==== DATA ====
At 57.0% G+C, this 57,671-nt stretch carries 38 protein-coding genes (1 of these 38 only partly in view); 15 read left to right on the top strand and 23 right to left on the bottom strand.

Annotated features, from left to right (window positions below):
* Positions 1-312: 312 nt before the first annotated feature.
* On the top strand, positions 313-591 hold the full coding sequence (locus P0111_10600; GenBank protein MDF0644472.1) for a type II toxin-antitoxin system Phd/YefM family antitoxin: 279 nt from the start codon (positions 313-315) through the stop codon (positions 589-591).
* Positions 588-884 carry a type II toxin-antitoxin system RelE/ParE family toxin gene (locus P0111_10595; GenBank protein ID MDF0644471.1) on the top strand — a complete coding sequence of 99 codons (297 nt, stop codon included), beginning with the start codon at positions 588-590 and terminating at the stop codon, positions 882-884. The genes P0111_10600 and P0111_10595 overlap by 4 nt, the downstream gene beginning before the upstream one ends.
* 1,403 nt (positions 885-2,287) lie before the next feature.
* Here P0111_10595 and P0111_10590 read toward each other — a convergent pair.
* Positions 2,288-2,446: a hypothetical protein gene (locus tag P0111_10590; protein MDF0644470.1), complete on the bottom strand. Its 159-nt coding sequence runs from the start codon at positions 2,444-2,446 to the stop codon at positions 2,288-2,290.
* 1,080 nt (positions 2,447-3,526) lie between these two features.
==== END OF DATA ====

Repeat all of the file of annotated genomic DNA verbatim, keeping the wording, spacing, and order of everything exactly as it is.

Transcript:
At 57.0% G+C, this 57,671-nt stretch carries 38 protein-coding genes (1 of these 38 only partly in view); 15 read left to right on the top strand and 23 right to left on the bottom strand.

Annotated features, from left to right (window positions below):
* Positions 1-312: 312 nt before the first annotated feature.
* On the top strand, positions 313-591 hold the full coding sequence (locus P0111_10600; GenBank protein MDF0644472.1) for a type II toxin-antitoxin system Phd/YefM family antitoxin: 279 nt from the start codon (positions 313-315) through the stop codon (positions 589-591).
* Positions 588-884 carry a type II toxin-antitoxin system RelE/ParE family toxin gene (locus P0111_10595; GenBank protein ID MDF0644471.1) on the top strand — a complete coding sequence of 99 codons (297 nt, stop codon included), beginning with the start codon at positions 588-590 and terminating at the stop codon, positions 882-884. The genes P0111_10600 and P0111_10595 overlap by 4 nt, the downstream gene beginning before the upstream one ends.
* 1,403 nt (positions 885-2,287) lie before the next feature.
* Here P0111_10595 and P0111_10590 read toward each other — a convergent pair.
* Positions 2,288-2,446: a hypothetical protein gene (locus tag P0111_10590; protein MDF0644470.1), complete on the bottom strand. Its 159-nt coding sequence runs from the start codon at positions 2,444-2,446 to the stop codon at positions 2,288-2,290.
* 1,080 nt (positions 2,447-3,526) lie between these two features.